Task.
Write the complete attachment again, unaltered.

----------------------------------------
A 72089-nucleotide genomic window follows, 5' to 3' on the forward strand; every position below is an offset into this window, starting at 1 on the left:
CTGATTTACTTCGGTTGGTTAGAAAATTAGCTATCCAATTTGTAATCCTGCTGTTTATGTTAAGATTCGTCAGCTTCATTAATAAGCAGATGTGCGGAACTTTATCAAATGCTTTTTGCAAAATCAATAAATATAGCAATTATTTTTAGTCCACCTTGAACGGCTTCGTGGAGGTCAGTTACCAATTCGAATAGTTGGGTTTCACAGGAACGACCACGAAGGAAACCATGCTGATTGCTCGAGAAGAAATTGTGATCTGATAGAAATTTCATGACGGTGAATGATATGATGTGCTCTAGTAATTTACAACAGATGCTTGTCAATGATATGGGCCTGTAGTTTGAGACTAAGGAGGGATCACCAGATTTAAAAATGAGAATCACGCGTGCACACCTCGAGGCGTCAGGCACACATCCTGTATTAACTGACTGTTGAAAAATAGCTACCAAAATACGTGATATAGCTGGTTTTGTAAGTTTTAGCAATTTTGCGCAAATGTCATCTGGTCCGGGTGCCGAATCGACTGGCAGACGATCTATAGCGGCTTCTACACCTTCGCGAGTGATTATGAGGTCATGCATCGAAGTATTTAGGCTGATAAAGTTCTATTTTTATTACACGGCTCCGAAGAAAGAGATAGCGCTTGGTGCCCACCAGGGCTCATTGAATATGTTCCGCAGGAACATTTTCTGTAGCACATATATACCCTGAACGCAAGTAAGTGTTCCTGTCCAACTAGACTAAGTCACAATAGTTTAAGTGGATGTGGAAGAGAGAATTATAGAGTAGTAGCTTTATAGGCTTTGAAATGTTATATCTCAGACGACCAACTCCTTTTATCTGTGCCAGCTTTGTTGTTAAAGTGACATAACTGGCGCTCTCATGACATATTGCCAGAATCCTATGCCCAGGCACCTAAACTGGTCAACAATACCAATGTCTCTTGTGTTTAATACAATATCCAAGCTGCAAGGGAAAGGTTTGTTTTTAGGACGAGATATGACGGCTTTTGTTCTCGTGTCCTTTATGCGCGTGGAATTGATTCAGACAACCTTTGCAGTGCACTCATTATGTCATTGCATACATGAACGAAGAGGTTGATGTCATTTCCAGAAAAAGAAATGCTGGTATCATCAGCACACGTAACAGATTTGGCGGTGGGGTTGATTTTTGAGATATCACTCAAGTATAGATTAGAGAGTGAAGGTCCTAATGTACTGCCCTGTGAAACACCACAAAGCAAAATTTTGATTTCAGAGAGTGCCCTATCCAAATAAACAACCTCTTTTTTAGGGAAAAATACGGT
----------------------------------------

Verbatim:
A 72089-nucleotide genomic window follows, 5' to 3' on the forward strand; every position below is an offset into this window, starting at 1 on the left:
CTGATTTACTTCGGTTGGTTAGAAAATTAGCTATCCAATTTGTAATCCTGCTGTTTATGTTAAGATTCGTCAGCTTCATTAATAAGCAGATGTGCGGAACTTTATCAAATGCTTTTTGCAAAATCAATAAATATAGCAATTATTTTTAGTCCACCTTGAACGGCTTCGTGGAGGTCAGTTACCAATTCGAATAGTTGGGTTTCACAGGAACGACCACGAAGGAAACCATGCTGATTGCTCGAGAAGAAATTGTGATCTGATAGAAATTTCATGACGGTGAATGATATGATGTGCTCTAGTAATTTACAACAGATGCTTGTCAATGATATGGGCCTGTAGTTTGAGACTAAGGAGGGATCACCAGATTTAAAAATGAGAATCACGCGTGCACACCTCGAGGCGTCAGGCACACATCCTGTATTAACTGACTGTTGAAAAATAGCTACCAAAATACGTGATATAGCTGGTTTTGTAAGTTTTAGCAATTTTGCGCAAATGTCATCTGGTCCGGGTGCCGAATCGACTGGCAGACGATCTATAGCGGCTTCTACACCTTCGCGAGTGATTATGAGGTCATGCATCGAAGTATTTAGGCTGATAAAGTTCTATTTTTATTACACGGCTCCGAAGAAAGAGATAGCGCTTGGTGCCCACCAGGGCTCATTGAATATGTTCCGCAGGAACATTTTCTGTAGCACATATATACCCTGAACGCAAGTAAGTGTTCCTGTCCAACTAGACTAAGTCACAATAGTTTAAGTGGATGTGGAAGAGAGAATTATAGAGTAGTAGCTTTATAGGCTTTGAAATGTTATATCTCAGACGACCAACTCCTTTTATCTGTGCCAGCTTTGTTGTTAAAGTGACATAACTGGCGCTCTCATGACATATTGCCAGAATCCTATGCCCAGGCACCTAAACTGGTCAACAATACCAATGTCTCTTGTGTTTAATACAATATCCAAGCTGCAAGGGAAAGGTTTGTTTTTAGGACGAGATATGACGGCTTTTGTTCTCGTGTCCTTTATGCGCGTGGAATTGATTCAGACAACCTTTGCAGTGCACTCATTATGTCATTGCATACATGAACGAAGAGGTTGATGTCATTTCCAGAAAAAGAAATGCTGGTATCATCAGCACACGTAACAGATTTGGCGGTGGGGTTGATTTTTGAGATATCACTCAAGTATAGATTAGAGAGTGAAGGTCCTAATGTACTGCCCTGTGAAACACCACAAAGCAAAATTTTGATTTCAGAGAGTGCCCTATCCAAATAAACAACCTCTTTTTTAGGGAAAAATACGGT